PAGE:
When Howard answered the door to find Andy standing there, it became obvious that Andy expected to be served dinner. Howard ran into the kitchen to tell his mother, who had already put up the leftovers from dinner and was cleaning the kitchen. She instructed Howard to set the table, and she quickly warmed up their leftovers; spaghetti. Andy sat down to eat, not wanting to offend Mrs. Sprague. He forced down one plate of spaghetti, and Mrs. Sprague then emptied the remaining spaghetti into his place. Andy was visibly miserable from overeating, but he continued to punish his stomach in the name of good relationships.
After Andy got back home, he was moaning from having eaten too much. He was heading upstairs to bed, and the phone rang. It was Helen. Helen wanted to know where Andy was, because he was already an hour late for dinner. As Andy is talking to Helen, Goober realized his mistake; it had been Helen who had invited him to dinner, and Howard had called about the young people’s meeting. Helen was clearly annoyed with Andy, so he immediately headed over to Helen’s where he sat down to his third meal of the evening; that’s right… spaghetti.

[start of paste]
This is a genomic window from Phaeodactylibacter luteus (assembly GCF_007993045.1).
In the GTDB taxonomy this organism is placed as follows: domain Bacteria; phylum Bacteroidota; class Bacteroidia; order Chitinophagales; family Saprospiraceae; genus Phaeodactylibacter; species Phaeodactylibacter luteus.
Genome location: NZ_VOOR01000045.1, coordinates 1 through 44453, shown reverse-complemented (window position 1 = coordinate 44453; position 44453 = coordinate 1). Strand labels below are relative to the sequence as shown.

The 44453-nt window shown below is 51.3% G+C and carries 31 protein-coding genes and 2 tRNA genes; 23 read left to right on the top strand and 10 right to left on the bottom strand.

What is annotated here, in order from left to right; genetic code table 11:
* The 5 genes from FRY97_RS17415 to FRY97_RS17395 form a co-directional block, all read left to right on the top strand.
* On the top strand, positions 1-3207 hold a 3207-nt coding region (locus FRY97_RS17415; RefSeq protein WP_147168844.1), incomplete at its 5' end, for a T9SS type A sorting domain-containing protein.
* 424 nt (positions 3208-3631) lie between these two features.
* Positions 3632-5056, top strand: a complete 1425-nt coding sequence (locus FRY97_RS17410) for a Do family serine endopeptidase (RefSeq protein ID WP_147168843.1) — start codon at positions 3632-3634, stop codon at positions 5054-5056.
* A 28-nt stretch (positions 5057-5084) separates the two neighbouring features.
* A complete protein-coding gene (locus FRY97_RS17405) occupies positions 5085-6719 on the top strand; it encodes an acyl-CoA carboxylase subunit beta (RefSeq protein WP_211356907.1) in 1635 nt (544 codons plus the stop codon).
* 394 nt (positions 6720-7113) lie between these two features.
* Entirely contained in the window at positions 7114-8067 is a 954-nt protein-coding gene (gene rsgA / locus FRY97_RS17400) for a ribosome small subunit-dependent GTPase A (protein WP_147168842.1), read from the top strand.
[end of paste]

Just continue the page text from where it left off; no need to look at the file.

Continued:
By this time Andy is so miserable he can’t force himself to eat, so he told Helen he was on a diet. Also at this time Opie arrived home after his camping trip got rained out. He was hungry, so he went over to Helen’s to eat with them. When Opie got to Helen’s he graciously starting eating a plateful of spaghetti. Helen, clearly annoyed that Andy wasn’t eating, said she was glad that someone liked her spaghetti.
Opie asked Andy if he was going to leave all that food on his plate. Opie reminded Andy of what he had said that morning when Opie didn’t want to eat his cereal for breakfast, and said that they should eat the spaghetti and not let it go to waste. Helen agreed, saying “EAT!” Andy ate. I love spaghetti, but I don’t believe I could ever force myself to eat six helpings of it in the same evening. Andy didn’t think he could either, but he did it in the name of good relationships.